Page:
#6 Sintharius

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Posted 04 August 2015 - 03:28 PM

Mint, like Ubuntu, is another "flavor" of Linux. These are collectively called distros.

Most distros offer the ability to run from live USB/CD, so I would recommend you make one each and try them out to see if you like it before actually installing.

Common Windows software usually have Linux replacements, although if you insist on running the Windows version then you can try Wine.

#7 gigawert

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Posted 04 August 2015 - 03:34 PM

These were my thoughts about this...

Mint.. Another version of Linux? man, there are so many versions I don't even know where to look x_x

Will I be able to use things like Adobe or Eclipse, ... with Mint?

I like Ubuntu, especially 14.04.2.


John 3:16

 "God loved the world so much that He gave His uniquely-sired Son, with the result that anyone who believes in Him would never perish but have eternal life."


#8 Chris030

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Posted 04 August 2015 - 03:44 PM

Ah okay, I start to get the hang out of it.

Which distro would be the best for my desktop pc? Or do all of them work and it's just a matter of what I prefer? Do some of the distros have "special" abilities or why are there so many?

Would my pc be able to have a double boot?



#9 Sintharius

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Posted 04 August 2015 - 03:48 PM

All of them should work, so the best would be to try out live CDs/USBs since they are not permanent. Each distro has its own speciality, hence the many flavors to suit each person's needs.

You can dual boot XP and Linux, although I don't recommend you doing so because of XP's security weaknesses.

#10 Chris Cosgrove

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Posted 04 August 2015 - 05:52 PM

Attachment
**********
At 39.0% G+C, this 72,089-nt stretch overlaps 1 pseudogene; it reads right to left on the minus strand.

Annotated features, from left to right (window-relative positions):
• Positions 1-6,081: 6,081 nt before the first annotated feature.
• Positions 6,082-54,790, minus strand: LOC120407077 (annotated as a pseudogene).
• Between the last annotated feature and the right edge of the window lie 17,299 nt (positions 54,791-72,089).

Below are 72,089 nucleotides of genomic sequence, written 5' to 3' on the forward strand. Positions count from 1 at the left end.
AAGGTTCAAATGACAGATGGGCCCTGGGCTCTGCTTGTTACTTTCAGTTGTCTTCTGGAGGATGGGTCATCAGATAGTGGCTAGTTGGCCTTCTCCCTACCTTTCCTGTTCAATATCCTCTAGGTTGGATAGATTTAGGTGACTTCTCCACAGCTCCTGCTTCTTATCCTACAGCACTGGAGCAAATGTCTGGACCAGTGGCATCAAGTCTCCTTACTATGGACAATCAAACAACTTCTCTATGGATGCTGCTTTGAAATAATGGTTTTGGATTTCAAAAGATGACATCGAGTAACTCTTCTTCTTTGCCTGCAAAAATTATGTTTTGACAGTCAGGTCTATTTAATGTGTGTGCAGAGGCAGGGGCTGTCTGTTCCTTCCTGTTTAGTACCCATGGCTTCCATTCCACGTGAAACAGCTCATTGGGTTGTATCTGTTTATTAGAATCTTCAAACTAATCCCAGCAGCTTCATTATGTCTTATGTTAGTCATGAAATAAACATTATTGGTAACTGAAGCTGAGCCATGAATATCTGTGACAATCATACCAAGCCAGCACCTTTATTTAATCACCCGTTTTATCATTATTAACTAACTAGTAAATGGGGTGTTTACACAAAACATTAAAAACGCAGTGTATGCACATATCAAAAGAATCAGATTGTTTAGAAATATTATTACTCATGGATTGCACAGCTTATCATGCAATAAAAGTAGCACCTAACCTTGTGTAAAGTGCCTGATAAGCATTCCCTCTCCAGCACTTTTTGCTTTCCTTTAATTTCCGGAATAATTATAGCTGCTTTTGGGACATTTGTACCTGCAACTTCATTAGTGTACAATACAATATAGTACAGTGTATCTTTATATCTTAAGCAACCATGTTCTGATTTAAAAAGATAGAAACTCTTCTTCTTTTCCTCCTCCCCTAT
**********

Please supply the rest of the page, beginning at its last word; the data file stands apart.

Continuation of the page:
I suggest you take a look at the Linux/Unix section on BC. There is quite an active section there on helping you pick a distro - with pros and cons - and a lot of advice on problem solving once you get one installed.

 

But follow Alexstrasza's advice and try a couple or three on CD/DVD before you go to the effort of installing one. The nice thing is I think every distro will run from a disc.

 

Chris Cosgrove



#11 Chris030

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Posted 05 August 2015 - 01:32 AM

Thanks for your help!

Yes, that's really cool! I already have one with Ubuntu 14.04.2 LTS, I going to try it out soon.

I will read through that forum part.



#12 Phantom010

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Posted 05 August 2015 - 11:57 AM

I hope you'll at least be updating SP2 to SP3.

 

Here are a few opinions on the matter (especially posts #2 and #58). I'm in no way encouraging people to stick with XP, but it's not as bad as Microsoft wants you to believe. The thread is a year old, so of course, XP isn't getting any younger. But, if you must, run it preferably offline. Otherwise, read the following:

 

http://forums.techguy.org/windows-xp/1123759-xp-really-risk.html

 

 

By the way, go through the malware removal forums and look for XP computers. You won't find many...


Edited by Phantom010, 05 August 2015 - 11:58 AM.


#13 Chris030

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Posted 06 August 2015 - 12:26 PM

Thanks Phantom, that was really interesting!

I'll try to boot my xp with the DVD with Ubuntu 14.04.2. Let's see how that goes.